Hi everyone, I am currently in limbo land with MS awaiting MRI’s etc. My daughters biological father was diagnosed with MS this year (only just found out) and as I am undergoing diagnoses for MS I am really worried for my daughter. I know that MS is not necessarily hereditary, but with a 1in 100 chance of her getting MS with one parent having it, what are her chances if both parents have MS? I wanted to know whether I should have her see a neurologist as a precaution? As I know it must be very rare to have two parents with MS and surely her chances of getting MS are even more likely? She is only 6 I’m so worried for her. If I could have some advise/feedback on what others are thinking about this that would be great. Thanks Alice
I think the incidence of BOTH parents having it must be so rare that there are not reliable statistics on the likelihood of their offspring also having it.
I’m afraid my recollection is that the odds with ONE first degree relative affected are rather higher than you have been quoted, at about 1 in 40 to 1 in 20.
However, irrespective of the exact odds, it’s still more likely that your daughter will NOT go on to develop MS, as we know it’s not directly inherited.
If she is not exhibiting any symptoms, I see no value in consulting a neuro “as a precaution”. It’s very unlikely any abnormality would be found, in a child of six, who has not exhibited any symptoms. It may only cause her needless anxiety, as she’d be bound to wonder what she needs to go to hospital for, and if there is something serious the matter. In the absence of any symptoms, I can’t see the point of subjecting her to this. They wouldn’t treat “symptomless” MS, even in the unlikely event some abnormality was detected, so you would most likely be sent home and told to watch for any developments.
I don’t think it’s good to convey to a young child that there’s “likely” to be something the matter with them, in the absence of any symptoms. So although your fears are understandable, it’s probably better to keep them from your daughter, in case she grows up with a bit of a phobia or fixation about it. Obviously, when she’s older, she will be able to understand she is at somewhat higher risk than the general population, and know if she has any symptoms that need reporting. But I don’t know of any existing “pre-screening” for MS (experiments have been done in Israel, but that’s it), so going to a neuro now, in case she were to develop it later, isn’t going to reveal anything, in my opinion.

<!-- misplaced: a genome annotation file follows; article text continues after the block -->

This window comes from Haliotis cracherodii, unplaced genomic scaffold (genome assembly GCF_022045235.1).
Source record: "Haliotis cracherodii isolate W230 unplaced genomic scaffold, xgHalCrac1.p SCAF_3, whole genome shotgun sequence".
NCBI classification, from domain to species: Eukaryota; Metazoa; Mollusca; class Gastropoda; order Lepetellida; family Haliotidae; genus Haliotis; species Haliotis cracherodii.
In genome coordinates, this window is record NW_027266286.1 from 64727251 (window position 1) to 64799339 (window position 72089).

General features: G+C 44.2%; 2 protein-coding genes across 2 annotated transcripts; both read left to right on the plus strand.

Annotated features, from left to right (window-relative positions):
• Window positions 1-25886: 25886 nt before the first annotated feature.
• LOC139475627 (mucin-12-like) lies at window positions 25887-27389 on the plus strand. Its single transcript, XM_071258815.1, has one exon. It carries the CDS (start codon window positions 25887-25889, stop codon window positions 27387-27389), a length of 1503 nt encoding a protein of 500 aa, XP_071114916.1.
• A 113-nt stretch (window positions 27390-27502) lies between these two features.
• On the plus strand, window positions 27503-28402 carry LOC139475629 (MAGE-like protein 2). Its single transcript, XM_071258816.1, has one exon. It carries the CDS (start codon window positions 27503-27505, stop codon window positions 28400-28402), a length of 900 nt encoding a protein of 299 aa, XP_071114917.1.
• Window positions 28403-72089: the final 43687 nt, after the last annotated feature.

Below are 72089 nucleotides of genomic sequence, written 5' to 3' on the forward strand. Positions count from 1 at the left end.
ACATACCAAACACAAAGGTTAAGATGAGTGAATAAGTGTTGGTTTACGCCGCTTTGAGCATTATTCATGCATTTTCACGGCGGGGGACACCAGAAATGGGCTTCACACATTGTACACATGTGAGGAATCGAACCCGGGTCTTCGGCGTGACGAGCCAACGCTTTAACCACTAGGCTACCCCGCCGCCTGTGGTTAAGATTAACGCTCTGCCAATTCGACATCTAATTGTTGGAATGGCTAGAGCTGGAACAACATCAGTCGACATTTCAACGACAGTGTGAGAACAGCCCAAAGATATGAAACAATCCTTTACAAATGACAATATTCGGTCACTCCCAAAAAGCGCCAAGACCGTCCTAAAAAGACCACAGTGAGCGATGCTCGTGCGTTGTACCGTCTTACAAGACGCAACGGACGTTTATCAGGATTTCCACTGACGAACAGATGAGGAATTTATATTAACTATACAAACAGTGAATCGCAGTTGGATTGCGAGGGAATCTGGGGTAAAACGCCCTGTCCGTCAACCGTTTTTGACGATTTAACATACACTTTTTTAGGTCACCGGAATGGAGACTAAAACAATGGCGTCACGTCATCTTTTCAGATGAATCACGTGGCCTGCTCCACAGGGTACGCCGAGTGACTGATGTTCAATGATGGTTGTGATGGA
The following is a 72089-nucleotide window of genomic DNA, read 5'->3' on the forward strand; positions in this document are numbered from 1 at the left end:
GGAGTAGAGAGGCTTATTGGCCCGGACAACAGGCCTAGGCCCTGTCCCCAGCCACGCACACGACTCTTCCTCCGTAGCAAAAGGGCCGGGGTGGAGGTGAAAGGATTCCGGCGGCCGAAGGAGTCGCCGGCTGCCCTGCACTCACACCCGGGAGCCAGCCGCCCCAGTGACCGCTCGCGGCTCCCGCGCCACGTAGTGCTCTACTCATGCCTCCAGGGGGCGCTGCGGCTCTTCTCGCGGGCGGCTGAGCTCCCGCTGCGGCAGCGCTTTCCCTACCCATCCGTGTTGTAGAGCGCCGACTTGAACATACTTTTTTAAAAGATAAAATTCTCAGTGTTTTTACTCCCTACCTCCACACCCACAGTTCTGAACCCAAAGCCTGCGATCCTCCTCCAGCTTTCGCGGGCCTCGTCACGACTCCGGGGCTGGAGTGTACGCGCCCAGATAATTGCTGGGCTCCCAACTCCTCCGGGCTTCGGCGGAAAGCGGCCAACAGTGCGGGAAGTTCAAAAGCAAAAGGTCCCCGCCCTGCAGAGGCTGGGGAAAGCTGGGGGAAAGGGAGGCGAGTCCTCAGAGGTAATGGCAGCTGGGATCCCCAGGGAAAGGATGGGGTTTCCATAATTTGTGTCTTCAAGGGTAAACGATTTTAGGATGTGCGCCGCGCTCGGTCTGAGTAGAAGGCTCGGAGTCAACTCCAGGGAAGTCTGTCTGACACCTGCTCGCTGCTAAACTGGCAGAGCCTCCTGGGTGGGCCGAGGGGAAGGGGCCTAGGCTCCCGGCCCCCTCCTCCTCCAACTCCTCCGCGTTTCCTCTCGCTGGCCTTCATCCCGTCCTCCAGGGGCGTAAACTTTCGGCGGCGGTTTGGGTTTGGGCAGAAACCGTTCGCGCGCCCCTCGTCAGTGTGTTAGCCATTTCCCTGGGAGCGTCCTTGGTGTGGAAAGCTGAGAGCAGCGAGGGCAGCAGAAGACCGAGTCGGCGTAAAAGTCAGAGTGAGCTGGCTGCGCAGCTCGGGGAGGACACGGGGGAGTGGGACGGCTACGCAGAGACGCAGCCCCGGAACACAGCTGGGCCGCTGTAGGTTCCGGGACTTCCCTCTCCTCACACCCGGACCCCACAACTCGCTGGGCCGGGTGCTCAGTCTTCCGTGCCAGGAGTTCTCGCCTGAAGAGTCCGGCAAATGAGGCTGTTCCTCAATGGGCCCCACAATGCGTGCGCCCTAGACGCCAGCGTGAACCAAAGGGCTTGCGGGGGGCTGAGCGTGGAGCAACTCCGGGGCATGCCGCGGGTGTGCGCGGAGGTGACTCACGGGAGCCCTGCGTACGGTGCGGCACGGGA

I think wait and see what your own diagnosis is first.
If you are diagnosed with MS, consult with your neuro about your daughter and her risk of MS and what precautions you might take (vit d, checkups etc).
As Tina said, there are no screening tests for MS so there is little point of doing anything in advance of symptoms. I think it would be sensible to give your daughter a vitamin D3 supplement / encourage natural vitamin D exposure (safely) though: there is little doubt that vitamin D deficiency is involved in the development of MS. Smoking is a risk factor for MS & more severe MS so encouraging her not to smoke and having a smoke-free house would be a sensible move. I’m afraid there is very little else that we can do Remember that the odds are still very much better that she will NOT get MS. Karen x